Man: My guest today is the choreographer Amy Martles, who’s put together many diverse dance productions; everything from classical ballet to modern stage musicals and experimental modern dance – the list goes on. Amy, tell us, how did you get into choreography in the first place?
Amy: Well I got the performance bug as a kid – you know, we’d put on plays at primary school. Dance was a part of that, though it wasn’t ever to the forefront particularly. Gymnastics was the thing I excelled at, and it was my sports coach who suggested trying private dance classes. She saw something in the way I used my body to communicate feeling , and thought that might be worth developing. She was right. I naturally leaned towards rather athletic dance styles, and there wasn’t much of a repertoire for that, so creating dances was the natural way forward. I like to do my own thing, and movement and gesture are a very effective means of communication . That whole idea’s always fascinated me.
Man: So, do you need to be a good dancer to be a good choreographer?
Amy: Well, when I was a dancer, I had the experience of working under a choreographer and I keep reminding myself how that felt – how frustrating it can be when the choreographer just seems to be trying out ideas on a whim – and you’re the guinea pig. You know, after a long tiring session, that’s the last thing a dancer wants. Any choreographer worth her salt would pick up on that and call it a day . I’m not sure you have to be an exceptional dancer yourself though, and I know of choreographers who hardly ever set foot on stage themselves – and certainly couldn’t reproduce all the steps. Because that’s not the point really – it’s more what you bring out in others.
Man: Sure. Talk us through how you go about creating a new dance.
Amy: Well it really depends – like, sometimes I’m commissioned for a show where the music, the narrative – that’s all in place and I’m working within those constraints – and that’s the challenge. Other times it’s an idea that comes first and I work with the composer to create something coherent that could be performed as an original piece of dance – and that’s just as challenging, but in a different way. For that I create the final version with the dancers, seeing what their bodies can manage, which moves are more achievable or visually effective. It can be pretty experimental and almost random – like, you might see a movement that really works by chance – if, say, a dancer slips and creates a particular shape – and you make something of it .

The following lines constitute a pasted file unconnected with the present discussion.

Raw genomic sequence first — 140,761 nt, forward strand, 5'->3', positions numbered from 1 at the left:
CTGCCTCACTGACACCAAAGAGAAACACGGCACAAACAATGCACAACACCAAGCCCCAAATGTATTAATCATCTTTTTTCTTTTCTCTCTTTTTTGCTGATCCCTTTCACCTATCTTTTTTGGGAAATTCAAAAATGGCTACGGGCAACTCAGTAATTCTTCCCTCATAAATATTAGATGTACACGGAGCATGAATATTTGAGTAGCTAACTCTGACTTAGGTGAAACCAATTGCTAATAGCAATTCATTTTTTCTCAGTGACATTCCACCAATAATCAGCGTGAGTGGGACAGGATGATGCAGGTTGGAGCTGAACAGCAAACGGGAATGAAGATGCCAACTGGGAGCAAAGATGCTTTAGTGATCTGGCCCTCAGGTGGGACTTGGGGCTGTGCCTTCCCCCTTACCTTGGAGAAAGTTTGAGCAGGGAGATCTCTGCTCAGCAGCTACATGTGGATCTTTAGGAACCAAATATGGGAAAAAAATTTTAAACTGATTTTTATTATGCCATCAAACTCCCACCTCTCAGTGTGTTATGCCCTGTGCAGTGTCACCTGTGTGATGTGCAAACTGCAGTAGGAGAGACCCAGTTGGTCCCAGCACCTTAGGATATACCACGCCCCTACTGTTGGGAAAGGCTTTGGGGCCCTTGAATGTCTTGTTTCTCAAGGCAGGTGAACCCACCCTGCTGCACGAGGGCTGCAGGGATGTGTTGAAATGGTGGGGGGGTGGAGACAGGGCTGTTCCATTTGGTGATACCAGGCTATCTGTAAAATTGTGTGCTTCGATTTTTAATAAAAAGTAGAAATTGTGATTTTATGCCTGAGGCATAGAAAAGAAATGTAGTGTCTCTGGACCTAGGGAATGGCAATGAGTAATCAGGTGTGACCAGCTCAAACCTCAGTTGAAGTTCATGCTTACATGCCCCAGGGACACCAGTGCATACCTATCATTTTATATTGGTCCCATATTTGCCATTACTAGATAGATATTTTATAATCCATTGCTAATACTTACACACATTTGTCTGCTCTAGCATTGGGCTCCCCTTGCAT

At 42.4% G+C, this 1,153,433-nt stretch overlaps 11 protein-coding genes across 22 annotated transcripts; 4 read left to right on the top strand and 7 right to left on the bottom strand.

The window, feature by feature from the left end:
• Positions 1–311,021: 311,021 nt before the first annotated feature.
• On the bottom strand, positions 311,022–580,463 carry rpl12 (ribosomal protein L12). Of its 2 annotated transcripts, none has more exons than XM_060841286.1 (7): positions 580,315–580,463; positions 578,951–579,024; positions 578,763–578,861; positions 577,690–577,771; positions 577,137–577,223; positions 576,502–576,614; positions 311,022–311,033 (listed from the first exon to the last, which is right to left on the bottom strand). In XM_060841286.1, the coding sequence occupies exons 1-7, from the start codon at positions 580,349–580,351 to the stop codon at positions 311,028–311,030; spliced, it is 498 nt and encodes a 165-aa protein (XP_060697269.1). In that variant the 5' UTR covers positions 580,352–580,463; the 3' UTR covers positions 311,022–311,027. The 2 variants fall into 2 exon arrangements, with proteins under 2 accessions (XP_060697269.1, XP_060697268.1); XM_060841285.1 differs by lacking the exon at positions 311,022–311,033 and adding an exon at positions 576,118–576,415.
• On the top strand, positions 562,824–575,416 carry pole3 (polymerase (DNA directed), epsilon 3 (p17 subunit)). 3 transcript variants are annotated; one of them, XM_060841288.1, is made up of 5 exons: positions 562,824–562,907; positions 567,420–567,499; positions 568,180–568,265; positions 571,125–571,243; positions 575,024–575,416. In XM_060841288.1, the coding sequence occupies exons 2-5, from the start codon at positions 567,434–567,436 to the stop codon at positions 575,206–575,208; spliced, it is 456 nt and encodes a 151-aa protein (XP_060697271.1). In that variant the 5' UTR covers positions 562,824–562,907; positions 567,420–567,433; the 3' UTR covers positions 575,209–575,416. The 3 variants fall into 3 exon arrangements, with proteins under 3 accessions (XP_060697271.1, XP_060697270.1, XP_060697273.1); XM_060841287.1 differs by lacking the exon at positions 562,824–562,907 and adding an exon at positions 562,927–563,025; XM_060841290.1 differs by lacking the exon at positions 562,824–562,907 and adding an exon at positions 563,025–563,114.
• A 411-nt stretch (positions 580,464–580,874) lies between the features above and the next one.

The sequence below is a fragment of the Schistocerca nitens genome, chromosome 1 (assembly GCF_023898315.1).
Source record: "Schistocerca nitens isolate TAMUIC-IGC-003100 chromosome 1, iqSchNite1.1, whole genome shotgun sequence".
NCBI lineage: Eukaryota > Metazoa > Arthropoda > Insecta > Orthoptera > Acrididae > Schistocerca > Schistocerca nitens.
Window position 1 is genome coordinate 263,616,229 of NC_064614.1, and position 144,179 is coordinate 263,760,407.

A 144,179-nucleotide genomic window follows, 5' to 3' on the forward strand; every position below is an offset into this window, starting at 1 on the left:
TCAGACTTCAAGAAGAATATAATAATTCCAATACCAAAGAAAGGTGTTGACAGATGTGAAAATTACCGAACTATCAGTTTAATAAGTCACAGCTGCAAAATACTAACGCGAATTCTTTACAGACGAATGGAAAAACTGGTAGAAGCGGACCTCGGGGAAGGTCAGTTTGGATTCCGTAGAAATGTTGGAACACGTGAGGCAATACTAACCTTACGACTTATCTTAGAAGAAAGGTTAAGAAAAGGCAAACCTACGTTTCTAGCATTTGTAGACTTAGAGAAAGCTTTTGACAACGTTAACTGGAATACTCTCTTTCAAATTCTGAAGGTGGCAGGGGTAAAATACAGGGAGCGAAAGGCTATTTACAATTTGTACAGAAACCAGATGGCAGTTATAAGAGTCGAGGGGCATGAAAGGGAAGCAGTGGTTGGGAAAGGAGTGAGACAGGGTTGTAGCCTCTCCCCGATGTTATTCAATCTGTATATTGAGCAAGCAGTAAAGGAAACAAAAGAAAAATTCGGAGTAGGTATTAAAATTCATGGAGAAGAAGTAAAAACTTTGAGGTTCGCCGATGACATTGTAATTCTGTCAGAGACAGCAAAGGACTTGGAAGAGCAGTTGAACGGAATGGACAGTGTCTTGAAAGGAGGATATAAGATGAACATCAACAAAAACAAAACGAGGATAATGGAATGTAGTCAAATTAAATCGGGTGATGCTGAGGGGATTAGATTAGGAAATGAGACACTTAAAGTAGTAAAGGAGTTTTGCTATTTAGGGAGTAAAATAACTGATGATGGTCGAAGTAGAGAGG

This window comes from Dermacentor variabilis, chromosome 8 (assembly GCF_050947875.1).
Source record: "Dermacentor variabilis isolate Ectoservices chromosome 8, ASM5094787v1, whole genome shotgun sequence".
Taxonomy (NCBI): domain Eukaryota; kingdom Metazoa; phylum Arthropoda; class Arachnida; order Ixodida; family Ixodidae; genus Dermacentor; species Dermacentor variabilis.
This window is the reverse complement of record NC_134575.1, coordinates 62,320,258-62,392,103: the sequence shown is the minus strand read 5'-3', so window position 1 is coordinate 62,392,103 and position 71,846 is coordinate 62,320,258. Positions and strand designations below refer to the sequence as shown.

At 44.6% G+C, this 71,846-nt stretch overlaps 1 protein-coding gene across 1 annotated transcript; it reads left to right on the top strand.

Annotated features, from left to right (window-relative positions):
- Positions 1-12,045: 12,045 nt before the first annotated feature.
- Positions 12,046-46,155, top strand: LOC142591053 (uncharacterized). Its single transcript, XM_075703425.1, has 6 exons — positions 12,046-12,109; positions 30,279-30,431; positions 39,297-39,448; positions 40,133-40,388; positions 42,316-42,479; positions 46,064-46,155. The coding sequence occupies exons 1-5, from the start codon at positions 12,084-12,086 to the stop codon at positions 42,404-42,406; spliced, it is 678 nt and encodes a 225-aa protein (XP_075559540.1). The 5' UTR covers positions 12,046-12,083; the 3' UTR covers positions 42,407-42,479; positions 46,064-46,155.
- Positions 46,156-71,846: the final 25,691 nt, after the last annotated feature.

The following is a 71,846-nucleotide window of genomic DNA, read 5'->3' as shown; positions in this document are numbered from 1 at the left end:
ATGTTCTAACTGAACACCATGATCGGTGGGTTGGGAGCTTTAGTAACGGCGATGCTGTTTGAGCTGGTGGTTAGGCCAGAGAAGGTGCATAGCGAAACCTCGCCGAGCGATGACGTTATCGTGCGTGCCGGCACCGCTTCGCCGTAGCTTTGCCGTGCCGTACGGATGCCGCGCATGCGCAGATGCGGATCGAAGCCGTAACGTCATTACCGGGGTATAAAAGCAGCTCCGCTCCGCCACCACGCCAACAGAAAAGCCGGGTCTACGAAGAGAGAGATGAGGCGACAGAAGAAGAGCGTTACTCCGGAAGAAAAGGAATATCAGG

Man: Right. So what do you aim for in your work?
Amy: Well, I have to feel that everything comes together as a unified whole, that we’re saying something to the audience that’s honest and meaningful . That means having harmony and balance in everything – the music, the dance steps, the costumes and the lighting, and they’re all equally important. Sometimes you can see a piece that has originality and groundbreaking steps, but performed on a set that’s distracting, and the message gets blurred. I want to enhance people’s perceptions not confuse them – I want them to understand what I’m doing and the idea I’m trying to put across. So it’s more about them than me really, but it’s certainly not about impressing them with flashy moves or anything like that.
Man: I’ve heard choreographers are very choosey about which dancers they’ll work with. What do you look for in a dancer?
Amy: For me, it’s got to be someone who’s ready to collaborate in anything and explore any options without pre-conceptions. I’m pretty intolerant of dancers who go in for introspection or whose egos need massaging. Actually, in some ways, working with students is more straightforward because they’ve got the basic training, they’re desperate to learn, but they’re not weighed down with expectations . I guess I like the idea of the blank canvas best. But if I am working with professionals, then it’s more collaborative, and that’s nice too. We develop a conversation about the work and through that something emerges – it’s a coming together of minds, so always stimulating.